— —"What is this? said I to the spectator next me.—'Tis the Pages' Chorus, answer'd he.—But wait until you shall see them as the Amazons!— —I had no mind to wait—I went incontinently out—The man at the door would have stopp'd me—Return check? quoth he.—Nay, friend, said I—I have had my check, and am even now de retour. He look'd at me as if I were a lunatick.

— —Now I hold that a pretty woman is worth all the other pretty things in this world So I cannot bear to see this Temple of human Beauty so degraded, and profaned.—I had as lief put breeches on the Venus de Medicis—and make a trollop of her in a twinkling.

— —The essence of beauty, said I to the Doorkeeper—is the fillip it gives to the imagination—and no woman is so fair as our fancy of her. I love a trim waist but it must be in a neat bodice—a graceful .... walk—but 'tis best revealed in the undulations of a petticoat that is neither prudish nor trop coquet—a glove may be the most seductive thing in the world, if it go but to the elbow—or make but a discreet sally up a white arm—but to stretch the suitability of a glove to all imaginable purposes—to dress a woman as you bind a book—as an upholsterer covers a chair— —'tis a foul profanation, said I.—Do you know where you live? asked the Doorkeeper.—In Castaly, said I.—I have never been there, said the Doorkeeper.



—Why should I—I said to myself—condemn one art because another has displeased me?—As well say that all medicine is quackery, because I have had an encounter with a Veterinary.—And with this thought in my mind, I set forth to visit the Painter.—His atelier—for so I found 'twas call'd—was in a vast building, which many others of his craft inhabited in common—To what end?—thought I.—Now, were the Patrons of art thus hived, 'twere easy to step in and pick your patron.—But this assembling in competition of the patroniz'd has to me an air pas trop comme-il-faut.

—I found my Painter hous'd in a mighty fine place.—But in the furnishing of it he must have counted on a prodigious floor—and clean forgot the other five plane spaces—for he had so many rugs that he had been forced to hang them on his walls—and indeed, upon his lounges and his chairs—'twas a miracle, if a Turk had known where to sit cross-legged.

—But why babble I of rugs, when the fairest Model in the world stood, beautifying a Grecian dress—in a shrine—or so I conceiv'd it—at the end of the room?—it was at the other end.—I reflected on the way that Life presents us her chances.

—I am glad to see you, said the Painter.

—I am glad to see—said I.

Mademoiselle Didon—said he, presenting me—but I'll be hang'd if your name have not escaped me.—Monsieur Alors, said I.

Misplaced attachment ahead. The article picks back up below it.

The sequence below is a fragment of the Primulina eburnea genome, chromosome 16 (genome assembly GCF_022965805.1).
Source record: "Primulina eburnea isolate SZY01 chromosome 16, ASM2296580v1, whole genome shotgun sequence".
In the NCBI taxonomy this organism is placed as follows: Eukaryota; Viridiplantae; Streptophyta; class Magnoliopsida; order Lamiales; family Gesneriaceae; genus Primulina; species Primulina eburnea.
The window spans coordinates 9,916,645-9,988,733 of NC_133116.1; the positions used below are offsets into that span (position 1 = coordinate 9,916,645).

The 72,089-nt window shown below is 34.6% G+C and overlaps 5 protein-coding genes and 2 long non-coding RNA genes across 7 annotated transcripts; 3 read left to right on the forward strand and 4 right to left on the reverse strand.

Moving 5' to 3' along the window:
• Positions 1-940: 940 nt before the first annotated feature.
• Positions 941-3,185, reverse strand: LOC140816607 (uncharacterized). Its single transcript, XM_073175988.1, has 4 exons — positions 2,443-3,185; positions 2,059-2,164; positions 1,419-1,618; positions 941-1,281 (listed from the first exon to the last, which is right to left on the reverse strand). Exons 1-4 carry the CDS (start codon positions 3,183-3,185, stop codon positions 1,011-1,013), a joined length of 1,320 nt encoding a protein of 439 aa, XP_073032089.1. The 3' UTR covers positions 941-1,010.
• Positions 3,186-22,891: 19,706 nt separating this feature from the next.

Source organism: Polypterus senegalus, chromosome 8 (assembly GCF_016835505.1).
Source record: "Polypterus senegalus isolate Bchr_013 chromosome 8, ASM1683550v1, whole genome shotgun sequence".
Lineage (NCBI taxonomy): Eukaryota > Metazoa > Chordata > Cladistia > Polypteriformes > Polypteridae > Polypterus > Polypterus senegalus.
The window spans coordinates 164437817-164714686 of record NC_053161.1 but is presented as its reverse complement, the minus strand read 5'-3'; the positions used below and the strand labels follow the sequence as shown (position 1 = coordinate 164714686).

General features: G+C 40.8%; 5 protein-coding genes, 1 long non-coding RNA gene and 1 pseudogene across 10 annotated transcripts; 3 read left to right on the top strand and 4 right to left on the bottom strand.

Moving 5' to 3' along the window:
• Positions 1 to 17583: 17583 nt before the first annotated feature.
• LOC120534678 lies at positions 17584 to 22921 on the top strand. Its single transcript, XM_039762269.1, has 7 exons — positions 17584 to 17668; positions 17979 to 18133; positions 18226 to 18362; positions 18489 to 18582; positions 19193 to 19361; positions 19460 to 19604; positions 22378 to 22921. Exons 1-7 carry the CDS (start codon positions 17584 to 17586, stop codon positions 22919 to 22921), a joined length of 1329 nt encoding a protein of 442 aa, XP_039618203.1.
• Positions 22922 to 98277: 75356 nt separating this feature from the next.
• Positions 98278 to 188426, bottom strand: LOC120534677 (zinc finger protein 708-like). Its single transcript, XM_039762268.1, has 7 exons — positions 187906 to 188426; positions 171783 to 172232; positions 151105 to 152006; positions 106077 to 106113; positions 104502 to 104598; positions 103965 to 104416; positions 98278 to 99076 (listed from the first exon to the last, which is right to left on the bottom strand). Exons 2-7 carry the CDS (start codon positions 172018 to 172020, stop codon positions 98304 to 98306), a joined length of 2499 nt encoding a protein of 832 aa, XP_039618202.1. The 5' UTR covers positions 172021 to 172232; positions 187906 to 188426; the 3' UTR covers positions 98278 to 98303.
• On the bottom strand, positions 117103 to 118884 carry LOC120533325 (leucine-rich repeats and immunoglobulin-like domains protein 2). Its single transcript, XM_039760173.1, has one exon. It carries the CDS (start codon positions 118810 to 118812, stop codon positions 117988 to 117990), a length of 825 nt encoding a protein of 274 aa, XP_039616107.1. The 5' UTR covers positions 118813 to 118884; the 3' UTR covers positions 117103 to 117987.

Je ne vous sçavois pas françois—I did not take you for a Frenchman, he said.

Parfois, I answer'd; now and then—but 'tis at most a case of cælum non animum—he look'd surly—my Latin was too much for him.—You will not mind if I paint while we talk, he said—Mademoiselle, you have lost your pose!

—Now I will engage that Mademoiselle had not lost her. . . . pose—for whatever pose she took, 'twas lovely to look upon.—But it was true, that the gesture he had set her, she had as clean lost on my appearance, as I had lost—my nationality.

—Now she essay'd to slip back into her proper posture—She stood poised in an attitude of indication, as who should say—voilà—see there.— —Quoi?—I do not know; but it was pretty to think that there was something there that interested her.—I stepp'd forward, and supported her outstretch'd index finger with my own.—Mademoiselle is fatigued, said I.—With pointing at nothing, Monsieur, said she.—C'est une haute distinction, said I.

—Your picture—I address'd myself to the Painter, has no doubt some famous classical subject—Hero perceiving Leander's head emerging from the waves—ou bien Lydia s'apercevant d'Horace—or Lucretia

—Subject!—he cried—do you think I would paint a subject.—With what scorn he said this I cannot tell you—for I do not yet understand it—Do you think, sir, he said, that I paint literary pictures?

Pas du tout, monsieur, said I—for the matter of that, I assured him—a Painter may be no more of a man of letters than to make shift to sign his name in the corner of his picture.—You do not apprehend, says he.—Do you know what we mean by art for art's sake?—I do not—I told him—save that it must be something practised on a full belly.

—This is a Composition, says he.—'Tis a question of lines and harmony.—A composition, in fact is. . . . a composition.—And what does that mean? quoth I.—It means nothing, said he.—If it meant anything, it would not be art.— —I have heard much the same thing said of Poetry, I replied—but I had no thought that the rule was of such general application.—Is it also true in selling of breeches and stockings?